New Tool Allows to Store Bitcoin Private Keys as Colors

A new way how to store your private keys with the use of colors is here.

New Tool Allows to Store Bitcoin Private Keys as Colors

Ever dreamt of having your personal color palette specially made from your mnemonic phrase? An open-source tool, titled BIP39Colors, launched last month by a Bitcoin developer Entero Positivo, can convert a BIP39 mnemonic phrase into a series of colors and vice versa.

Positivo explained: “With this method, you can convert your 12-word phrase to 8 colors (or your 24-word phrase to 16 colors). Then you can convert your colors back to your original seed.”

Twitter: @EnteroPositivo

The seed phrase for the private key is classically generated with the BIP39 protocol and is either a set of 12 or 24 words long, that is used to access the Bitcoin wallet.

The purpose of standardizing mnemonic phrases was to simplify the process of recovery for users in the event of wallet device loss. This involves transforming their complex private key into a collection of easily understandable words.

While many wallet providers advise users to write down their 12-word mnemonic phrase on paper as a backup, Positivo highlights the vulnerability of this method. Storing crypto as a straightforward list of 12 words can easily be detected by hackers or thieves who happen to come across the list. He implied that colors are everywhere, and on the contrary can be hidden in plain sight, without thieves even noticing.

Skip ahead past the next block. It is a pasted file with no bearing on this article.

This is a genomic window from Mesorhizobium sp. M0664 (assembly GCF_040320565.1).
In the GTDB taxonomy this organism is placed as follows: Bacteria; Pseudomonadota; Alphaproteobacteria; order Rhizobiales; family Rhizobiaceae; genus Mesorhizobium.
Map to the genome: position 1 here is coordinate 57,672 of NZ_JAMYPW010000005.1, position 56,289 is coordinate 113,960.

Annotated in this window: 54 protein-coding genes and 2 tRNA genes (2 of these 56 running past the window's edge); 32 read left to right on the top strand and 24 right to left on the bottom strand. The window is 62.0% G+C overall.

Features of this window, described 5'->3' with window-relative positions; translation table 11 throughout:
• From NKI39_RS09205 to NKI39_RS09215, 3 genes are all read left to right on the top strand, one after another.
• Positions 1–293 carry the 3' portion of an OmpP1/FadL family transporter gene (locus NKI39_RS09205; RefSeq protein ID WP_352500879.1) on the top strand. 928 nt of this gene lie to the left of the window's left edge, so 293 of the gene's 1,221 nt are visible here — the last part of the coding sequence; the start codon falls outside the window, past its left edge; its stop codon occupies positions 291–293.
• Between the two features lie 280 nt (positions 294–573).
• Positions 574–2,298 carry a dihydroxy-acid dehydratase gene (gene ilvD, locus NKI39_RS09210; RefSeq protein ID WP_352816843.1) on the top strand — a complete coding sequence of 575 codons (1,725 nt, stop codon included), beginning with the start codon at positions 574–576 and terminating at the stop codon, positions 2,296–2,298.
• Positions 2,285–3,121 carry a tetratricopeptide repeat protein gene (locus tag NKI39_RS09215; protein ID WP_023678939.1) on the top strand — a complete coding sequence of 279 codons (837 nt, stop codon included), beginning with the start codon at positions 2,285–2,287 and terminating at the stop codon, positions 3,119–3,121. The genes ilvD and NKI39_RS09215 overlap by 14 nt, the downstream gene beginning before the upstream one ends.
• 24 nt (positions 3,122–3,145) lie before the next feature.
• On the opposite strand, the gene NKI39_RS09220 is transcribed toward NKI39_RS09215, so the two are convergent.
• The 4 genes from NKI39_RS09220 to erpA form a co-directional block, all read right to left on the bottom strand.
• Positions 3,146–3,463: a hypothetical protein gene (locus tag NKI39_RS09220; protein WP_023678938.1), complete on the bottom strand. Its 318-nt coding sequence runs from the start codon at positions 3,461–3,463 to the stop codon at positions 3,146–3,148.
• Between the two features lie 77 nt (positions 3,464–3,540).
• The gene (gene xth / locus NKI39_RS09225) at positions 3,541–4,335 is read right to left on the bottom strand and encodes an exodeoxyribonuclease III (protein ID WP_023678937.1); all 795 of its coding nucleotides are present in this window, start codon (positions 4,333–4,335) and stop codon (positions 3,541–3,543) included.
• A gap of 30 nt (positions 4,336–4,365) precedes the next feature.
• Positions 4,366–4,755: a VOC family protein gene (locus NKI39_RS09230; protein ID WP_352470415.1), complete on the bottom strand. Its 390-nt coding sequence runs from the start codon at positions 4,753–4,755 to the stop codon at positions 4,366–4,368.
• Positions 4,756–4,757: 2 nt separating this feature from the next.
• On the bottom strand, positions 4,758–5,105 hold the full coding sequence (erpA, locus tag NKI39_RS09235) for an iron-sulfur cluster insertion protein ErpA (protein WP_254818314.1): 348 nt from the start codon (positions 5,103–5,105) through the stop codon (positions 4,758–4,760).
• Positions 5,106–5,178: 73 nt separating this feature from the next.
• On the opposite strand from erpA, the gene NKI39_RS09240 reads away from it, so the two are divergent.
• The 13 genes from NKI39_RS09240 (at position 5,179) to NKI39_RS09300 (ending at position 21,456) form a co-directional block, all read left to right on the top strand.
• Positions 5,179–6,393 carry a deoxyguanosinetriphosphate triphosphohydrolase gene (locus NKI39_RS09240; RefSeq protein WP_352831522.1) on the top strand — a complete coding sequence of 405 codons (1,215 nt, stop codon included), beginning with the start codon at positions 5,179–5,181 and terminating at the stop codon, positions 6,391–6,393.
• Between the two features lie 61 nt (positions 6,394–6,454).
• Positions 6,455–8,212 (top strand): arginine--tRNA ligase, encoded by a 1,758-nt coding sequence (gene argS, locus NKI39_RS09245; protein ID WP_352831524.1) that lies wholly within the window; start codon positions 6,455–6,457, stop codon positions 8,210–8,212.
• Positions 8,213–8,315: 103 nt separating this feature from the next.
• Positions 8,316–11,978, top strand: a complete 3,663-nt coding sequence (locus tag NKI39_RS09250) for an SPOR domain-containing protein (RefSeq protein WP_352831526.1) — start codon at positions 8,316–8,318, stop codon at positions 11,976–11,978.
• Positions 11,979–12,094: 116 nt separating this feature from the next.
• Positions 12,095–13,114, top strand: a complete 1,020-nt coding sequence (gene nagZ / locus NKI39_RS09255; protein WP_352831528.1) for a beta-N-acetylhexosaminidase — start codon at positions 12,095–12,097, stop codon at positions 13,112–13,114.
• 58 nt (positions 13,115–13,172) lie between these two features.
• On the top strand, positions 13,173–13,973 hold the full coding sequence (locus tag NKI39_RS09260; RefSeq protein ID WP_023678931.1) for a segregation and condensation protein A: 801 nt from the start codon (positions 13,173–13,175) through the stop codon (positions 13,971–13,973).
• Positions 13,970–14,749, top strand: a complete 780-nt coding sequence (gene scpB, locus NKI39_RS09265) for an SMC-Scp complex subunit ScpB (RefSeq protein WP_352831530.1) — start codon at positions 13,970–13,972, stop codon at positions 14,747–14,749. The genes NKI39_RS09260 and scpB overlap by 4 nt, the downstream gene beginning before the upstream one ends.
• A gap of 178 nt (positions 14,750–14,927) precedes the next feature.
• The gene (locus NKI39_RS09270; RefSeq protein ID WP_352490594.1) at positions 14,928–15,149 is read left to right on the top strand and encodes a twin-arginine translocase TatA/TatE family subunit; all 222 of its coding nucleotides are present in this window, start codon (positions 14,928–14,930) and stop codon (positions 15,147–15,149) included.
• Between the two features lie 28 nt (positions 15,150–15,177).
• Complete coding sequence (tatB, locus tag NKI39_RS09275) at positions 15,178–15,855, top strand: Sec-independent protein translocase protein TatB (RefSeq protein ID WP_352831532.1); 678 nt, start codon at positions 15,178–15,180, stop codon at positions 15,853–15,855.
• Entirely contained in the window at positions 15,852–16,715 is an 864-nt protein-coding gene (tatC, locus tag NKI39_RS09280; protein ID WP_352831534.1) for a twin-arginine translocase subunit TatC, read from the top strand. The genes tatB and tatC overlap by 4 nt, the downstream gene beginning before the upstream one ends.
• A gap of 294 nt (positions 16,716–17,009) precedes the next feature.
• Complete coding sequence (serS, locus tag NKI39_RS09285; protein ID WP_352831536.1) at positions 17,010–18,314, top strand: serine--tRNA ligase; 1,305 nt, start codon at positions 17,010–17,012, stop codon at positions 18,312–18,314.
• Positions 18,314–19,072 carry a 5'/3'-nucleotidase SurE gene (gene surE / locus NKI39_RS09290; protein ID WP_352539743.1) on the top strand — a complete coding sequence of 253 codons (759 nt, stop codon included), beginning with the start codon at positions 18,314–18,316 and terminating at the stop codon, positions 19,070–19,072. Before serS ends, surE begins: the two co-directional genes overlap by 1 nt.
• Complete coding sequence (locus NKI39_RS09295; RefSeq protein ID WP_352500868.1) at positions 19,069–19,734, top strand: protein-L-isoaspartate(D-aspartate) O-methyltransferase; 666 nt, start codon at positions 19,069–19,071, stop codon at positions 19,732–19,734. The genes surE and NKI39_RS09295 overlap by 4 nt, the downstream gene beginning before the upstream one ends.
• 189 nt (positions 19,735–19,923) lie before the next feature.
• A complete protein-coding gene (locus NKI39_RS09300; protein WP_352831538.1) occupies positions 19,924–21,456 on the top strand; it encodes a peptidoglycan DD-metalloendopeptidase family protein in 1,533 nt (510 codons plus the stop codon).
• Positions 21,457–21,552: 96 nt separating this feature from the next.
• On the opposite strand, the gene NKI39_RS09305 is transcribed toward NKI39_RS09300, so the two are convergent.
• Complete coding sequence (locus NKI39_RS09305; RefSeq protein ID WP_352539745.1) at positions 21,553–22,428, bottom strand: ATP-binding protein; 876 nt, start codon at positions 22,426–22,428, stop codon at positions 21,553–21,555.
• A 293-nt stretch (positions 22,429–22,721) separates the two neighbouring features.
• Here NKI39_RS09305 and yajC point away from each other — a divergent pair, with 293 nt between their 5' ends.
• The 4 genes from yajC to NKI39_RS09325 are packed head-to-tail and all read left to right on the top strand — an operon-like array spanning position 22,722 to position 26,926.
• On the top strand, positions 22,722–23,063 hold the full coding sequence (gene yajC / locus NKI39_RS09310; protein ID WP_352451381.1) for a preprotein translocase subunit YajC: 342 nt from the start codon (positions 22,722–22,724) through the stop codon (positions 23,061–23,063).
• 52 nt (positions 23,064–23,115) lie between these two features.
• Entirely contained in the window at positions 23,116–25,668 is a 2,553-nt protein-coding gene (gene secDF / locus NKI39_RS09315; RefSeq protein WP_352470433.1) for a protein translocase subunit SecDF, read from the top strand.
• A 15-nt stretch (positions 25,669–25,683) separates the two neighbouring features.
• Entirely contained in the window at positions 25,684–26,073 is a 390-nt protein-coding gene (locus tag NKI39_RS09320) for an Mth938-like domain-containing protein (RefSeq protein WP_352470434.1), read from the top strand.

Positivo said:

“A paper with 12 words is more suspicious than a color palette labeled like 'my new home wall colors,' for example, or inside a styles.css of your website.”

The tool generates colors using a six-digit hexadecimal code. The hex color code represents the combination of the three primary colors – red, green, and blue, and can be stored across multiple files, in the HTML or CSS of a website, or as a color palette of a PNG.

The main difference between the color method and the word method is that you don't need to remember the order of colors to recover the seed, all you need is to have all the colors. The more flexible approach can prove it harder for government organizations and malicious users to get their hands on someone’s crypto.

Positivo wrote:

“You can give one color to your mother, another inside your website, another one written in a web design book... and in the future recover your seed from these agnostic colors.”

A user on tweeter asked about Positivo’s tool, to whom he promptly replied:

In addition, he provided the instructions for decoding the BIP39 colors back into the mnemonic phrase with just a calculator and no external tools.

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